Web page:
Articles by Rick

“Will Our Customers Bail Us Out?”
Harvard Business Review - May 2008

David’s guiding principle in talking with Clarinda’s customers should be to disclose nothing beyond what he has to. He’ll have to discuss the layoffs, of course, which will soon be industry knowledge, if they aren’t already. He’ll need to apologize to Red Bones, the Pearson buyer, for not telling him about the cuts earlier and explain that they resulted from the loss of the Reed Elsevier business. Otherwise, all is steady, and serving Pearson remains Clarinda’s most important goal.

David should not talk about Dan’s drinking problem—that has lawsuit written all over it—simply explaining, if asked, that Dan was let go as part of the cost cutting. And David should not mention his desire to sell the company or, worse, show his despair by asking for unusual favors or long-term deals.

In rare cases, you might go to customers with your plan to sell the business. For example, you might seek their input on potential buyers that they would find attractive because of, say, a reputation for efficient operations or fair dealings with customers. After all, customers may know your competitors—who would be potential buyers—better than you do because of their own relationships with them. Or you might get the word out that the company’s up for sale in order to flush out a buyer or two and even start a bidding war.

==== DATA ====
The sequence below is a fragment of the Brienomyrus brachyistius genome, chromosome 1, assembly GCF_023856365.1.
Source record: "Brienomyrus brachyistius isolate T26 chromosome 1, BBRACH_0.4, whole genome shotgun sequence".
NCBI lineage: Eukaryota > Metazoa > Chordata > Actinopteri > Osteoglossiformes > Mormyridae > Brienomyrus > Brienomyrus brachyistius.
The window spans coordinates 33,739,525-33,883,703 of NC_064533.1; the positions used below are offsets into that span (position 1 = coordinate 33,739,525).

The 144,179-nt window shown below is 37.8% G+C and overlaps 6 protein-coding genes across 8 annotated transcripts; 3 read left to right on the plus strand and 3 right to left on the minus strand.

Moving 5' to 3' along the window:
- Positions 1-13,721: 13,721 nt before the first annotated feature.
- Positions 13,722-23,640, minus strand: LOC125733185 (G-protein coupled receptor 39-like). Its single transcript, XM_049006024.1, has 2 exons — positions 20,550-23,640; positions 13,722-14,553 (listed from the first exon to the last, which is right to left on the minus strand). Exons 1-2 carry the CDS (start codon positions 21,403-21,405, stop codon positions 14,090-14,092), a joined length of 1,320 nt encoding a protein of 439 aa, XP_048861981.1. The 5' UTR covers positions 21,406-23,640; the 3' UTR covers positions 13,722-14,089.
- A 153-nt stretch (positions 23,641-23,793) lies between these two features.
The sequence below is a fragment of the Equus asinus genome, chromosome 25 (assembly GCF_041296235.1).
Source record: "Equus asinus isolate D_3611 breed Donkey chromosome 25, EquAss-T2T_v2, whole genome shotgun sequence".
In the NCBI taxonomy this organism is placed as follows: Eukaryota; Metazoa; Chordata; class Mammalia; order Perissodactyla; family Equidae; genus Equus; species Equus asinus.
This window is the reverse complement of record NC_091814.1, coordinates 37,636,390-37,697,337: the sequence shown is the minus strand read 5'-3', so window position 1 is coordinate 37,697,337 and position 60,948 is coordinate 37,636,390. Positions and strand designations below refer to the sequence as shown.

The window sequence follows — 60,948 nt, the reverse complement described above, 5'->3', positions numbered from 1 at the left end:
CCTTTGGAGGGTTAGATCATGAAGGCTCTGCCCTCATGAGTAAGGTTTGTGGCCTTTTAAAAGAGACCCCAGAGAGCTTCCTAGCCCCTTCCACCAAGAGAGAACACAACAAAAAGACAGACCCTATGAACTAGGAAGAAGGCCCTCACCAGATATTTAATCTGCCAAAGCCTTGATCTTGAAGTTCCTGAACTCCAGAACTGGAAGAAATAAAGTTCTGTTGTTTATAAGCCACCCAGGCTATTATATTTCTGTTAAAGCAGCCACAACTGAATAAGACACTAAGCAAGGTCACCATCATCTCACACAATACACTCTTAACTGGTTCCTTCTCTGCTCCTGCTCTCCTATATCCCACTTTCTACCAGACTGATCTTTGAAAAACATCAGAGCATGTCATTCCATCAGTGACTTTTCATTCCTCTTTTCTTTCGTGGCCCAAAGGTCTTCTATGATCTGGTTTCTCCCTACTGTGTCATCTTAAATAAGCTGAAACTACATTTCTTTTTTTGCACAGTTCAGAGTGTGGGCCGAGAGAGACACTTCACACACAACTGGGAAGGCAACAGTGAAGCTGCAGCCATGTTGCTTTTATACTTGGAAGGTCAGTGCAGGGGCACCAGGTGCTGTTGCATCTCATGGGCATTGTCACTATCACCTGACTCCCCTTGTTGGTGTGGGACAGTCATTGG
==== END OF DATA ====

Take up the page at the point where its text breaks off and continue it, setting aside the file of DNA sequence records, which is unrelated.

But this is a risky strategy, given that customer reactions to a sale are typically negative. In general, you don’t want to talk about a sale until a deal is almost done—usually just days before the purchase agreement is signed, after most of the details of the agreement have been hammered out. At that point, you can break the news to customers with a well-crafted case for how they’ll benefit from the sale—“The buyer can invest additional capital that will fuel growth,” “The buyer’s overseas operations will reduce operating costs,” and the like—after which the buyer can talk to them as part of the due-diligence process. Furthermore, telling customers could allow competitors to get wind of the sale and give them the opportunity to put a negative spin on the news: “Between you and me, the new owners are jackals; the company will now be overleveraged; customer service will suffer; and, by the way, the sky is falling.” Rivals will often portray the sale as a sign of desperation.

There’s something that’s even more important here, though, than deciding what to tell the customers. David has to figure out what to do about the business. My advice here: Buck up, get back on the horse, and try to whip the business into shape so it’s actually appealing to a buyer.

Yes, things aren’t going all that well: You’re in a declining business, facing cheap overseas competition; you just lost a customer representing one quarter of your business; and you’re on the hook for $2 million in personally guaranteed debt. But there are some bright spots.

To read the entire article from the Harvard Business Review, please click here.